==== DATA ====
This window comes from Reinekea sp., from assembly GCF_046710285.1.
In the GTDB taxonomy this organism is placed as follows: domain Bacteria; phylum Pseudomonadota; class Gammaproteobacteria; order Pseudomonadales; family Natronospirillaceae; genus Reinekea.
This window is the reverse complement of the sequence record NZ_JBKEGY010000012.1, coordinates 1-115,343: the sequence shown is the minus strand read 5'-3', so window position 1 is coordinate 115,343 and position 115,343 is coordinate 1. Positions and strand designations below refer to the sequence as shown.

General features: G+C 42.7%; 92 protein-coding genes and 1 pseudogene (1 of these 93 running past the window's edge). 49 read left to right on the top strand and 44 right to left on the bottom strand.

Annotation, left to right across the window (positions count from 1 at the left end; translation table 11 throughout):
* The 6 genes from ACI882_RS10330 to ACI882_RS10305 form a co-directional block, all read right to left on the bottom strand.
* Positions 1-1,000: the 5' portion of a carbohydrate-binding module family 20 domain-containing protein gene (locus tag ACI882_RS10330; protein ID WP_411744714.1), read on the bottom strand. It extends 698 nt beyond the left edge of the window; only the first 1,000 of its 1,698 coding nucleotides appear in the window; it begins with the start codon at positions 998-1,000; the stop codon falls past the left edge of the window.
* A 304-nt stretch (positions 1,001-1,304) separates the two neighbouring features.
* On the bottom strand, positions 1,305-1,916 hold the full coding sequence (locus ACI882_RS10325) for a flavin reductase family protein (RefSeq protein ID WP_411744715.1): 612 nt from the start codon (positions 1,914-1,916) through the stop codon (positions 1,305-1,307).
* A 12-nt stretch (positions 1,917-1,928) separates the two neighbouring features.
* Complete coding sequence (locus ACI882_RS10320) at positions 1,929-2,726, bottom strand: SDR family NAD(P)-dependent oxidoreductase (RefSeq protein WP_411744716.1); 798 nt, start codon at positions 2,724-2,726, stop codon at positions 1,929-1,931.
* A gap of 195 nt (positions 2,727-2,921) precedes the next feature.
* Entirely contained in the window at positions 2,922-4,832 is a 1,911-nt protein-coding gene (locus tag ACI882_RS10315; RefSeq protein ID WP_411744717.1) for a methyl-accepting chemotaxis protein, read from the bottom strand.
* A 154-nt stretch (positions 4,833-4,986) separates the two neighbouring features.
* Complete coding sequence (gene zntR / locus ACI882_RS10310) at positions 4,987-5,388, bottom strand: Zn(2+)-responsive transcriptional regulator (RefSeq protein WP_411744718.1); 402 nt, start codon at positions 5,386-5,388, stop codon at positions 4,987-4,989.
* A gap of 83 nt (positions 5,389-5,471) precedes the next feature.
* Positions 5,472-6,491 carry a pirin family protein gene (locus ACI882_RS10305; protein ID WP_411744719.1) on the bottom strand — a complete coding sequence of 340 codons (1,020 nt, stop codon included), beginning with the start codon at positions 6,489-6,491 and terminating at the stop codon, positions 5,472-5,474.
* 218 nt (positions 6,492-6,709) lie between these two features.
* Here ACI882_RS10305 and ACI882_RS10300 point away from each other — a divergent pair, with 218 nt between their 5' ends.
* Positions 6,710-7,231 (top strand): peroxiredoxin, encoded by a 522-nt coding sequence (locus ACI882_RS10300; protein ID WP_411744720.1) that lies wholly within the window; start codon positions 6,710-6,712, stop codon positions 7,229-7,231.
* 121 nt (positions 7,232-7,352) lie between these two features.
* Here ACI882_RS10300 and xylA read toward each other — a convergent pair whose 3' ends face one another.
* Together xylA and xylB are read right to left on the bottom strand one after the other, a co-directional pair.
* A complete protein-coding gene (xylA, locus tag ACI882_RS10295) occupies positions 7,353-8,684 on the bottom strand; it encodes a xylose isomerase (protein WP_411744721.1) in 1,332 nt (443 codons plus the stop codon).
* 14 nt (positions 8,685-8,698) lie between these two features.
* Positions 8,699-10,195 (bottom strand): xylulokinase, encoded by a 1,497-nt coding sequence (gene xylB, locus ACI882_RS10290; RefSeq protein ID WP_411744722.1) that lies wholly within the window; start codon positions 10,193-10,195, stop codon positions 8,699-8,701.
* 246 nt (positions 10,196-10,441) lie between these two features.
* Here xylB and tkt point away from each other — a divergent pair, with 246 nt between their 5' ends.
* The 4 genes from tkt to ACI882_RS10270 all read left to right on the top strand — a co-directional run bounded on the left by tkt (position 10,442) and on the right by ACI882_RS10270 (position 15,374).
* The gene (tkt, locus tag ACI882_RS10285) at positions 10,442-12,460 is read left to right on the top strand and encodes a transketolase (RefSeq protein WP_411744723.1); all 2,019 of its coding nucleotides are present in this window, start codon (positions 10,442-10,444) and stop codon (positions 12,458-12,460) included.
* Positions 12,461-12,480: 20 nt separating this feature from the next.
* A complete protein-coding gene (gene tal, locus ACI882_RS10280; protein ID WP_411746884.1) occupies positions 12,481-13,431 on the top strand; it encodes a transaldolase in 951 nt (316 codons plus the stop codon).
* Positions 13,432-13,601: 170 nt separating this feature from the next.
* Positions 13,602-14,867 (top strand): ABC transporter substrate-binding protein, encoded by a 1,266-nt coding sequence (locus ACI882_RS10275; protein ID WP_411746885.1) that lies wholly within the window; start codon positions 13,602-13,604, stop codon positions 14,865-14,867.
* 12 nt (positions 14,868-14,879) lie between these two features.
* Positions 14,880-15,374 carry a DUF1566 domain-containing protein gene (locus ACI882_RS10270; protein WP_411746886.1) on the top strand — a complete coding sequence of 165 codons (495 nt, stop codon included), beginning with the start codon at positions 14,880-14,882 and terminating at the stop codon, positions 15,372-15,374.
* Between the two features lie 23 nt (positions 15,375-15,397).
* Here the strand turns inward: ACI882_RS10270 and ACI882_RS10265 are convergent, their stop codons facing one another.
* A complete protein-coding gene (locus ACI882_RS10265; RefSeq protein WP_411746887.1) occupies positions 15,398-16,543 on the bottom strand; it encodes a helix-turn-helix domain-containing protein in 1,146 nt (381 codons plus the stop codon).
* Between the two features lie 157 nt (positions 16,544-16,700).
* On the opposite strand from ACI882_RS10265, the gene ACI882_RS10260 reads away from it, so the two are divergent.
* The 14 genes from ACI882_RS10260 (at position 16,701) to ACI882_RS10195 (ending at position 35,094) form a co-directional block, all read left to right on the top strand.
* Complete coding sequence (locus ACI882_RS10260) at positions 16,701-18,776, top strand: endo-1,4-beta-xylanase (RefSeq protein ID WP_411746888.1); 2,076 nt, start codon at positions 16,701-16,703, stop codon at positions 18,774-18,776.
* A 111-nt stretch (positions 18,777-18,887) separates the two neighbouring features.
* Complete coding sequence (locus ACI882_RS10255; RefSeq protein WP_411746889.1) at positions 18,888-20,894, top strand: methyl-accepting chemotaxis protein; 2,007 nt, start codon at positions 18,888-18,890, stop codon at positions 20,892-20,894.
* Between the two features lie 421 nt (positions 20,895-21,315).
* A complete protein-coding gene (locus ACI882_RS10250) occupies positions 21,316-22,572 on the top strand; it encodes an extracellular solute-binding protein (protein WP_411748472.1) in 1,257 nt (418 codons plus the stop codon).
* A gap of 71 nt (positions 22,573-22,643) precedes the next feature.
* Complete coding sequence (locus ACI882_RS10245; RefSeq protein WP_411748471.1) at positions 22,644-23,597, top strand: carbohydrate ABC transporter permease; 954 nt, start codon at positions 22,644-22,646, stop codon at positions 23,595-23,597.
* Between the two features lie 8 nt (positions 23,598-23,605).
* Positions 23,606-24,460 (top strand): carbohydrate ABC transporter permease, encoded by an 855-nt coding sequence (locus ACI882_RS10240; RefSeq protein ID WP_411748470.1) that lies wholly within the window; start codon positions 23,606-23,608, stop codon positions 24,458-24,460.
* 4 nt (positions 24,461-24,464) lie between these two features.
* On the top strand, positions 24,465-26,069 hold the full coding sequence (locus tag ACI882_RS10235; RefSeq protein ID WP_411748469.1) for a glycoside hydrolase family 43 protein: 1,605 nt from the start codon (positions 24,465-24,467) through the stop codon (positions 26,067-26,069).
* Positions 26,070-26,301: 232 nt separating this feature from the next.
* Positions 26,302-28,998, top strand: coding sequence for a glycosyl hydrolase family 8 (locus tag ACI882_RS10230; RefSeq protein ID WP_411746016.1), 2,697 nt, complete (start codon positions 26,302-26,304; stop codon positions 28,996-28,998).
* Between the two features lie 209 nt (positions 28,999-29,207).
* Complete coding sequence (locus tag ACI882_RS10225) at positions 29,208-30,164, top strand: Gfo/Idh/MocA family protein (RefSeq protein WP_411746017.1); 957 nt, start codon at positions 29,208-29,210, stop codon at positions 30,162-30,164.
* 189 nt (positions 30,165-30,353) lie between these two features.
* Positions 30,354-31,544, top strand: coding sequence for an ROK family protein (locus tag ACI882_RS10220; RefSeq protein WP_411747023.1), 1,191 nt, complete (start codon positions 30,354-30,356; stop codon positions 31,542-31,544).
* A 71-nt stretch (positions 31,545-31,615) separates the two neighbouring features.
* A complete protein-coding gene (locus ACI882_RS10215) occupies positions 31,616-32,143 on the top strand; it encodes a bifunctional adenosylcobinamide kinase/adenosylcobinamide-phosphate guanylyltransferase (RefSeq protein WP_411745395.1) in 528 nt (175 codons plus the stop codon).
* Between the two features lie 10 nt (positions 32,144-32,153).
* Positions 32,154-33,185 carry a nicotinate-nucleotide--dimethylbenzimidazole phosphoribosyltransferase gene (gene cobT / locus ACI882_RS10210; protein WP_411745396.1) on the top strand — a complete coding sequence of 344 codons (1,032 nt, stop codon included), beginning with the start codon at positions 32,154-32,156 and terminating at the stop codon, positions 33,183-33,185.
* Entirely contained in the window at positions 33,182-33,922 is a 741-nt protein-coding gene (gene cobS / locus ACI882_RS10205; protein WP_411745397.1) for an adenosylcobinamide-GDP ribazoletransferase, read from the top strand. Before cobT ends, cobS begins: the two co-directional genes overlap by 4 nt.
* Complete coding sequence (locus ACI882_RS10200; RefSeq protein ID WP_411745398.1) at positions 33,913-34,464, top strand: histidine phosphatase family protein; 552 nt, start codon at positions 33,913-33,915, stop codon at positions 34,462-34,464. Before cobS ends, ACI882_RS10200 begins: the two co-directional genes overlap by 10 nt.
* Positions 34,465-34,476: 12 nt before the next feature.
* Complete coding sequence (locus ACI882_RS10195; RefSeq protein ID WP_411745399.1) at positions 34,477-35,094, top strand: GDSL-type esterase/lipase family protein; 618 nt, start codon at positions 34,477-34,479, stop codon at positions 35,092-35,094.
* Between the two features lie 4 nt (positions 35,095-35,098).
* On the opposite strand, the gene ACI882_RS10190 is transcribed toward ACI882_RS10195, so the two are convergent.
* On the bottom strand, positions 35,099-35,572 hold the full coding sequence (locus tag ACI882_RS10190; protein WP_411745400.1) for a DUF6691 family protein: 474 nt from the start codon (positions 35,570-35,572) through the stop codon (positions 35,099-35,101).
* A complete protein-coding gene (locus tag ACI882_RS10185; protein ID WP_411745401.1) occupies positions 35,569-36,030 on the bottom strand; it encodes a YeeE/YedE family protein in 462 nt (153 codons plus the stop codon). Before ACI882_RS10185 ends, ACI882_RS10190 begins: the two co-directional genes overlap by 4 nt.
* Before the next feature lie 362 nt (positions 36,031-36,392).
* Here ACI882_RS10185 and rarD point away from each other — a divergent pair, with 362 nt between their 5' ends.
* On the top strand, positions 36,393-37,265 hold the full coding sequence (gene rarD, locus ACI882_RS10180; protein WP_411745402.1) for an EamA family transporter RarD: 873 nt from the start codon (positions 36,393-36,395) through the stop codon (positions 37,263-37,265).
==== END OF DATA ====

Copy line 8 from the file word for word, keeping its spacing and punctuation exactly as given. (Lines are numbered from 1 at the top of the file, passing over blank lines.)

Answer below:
* A 304-nt stretch (positions 1,001-1,304) separates the two neighbouring features.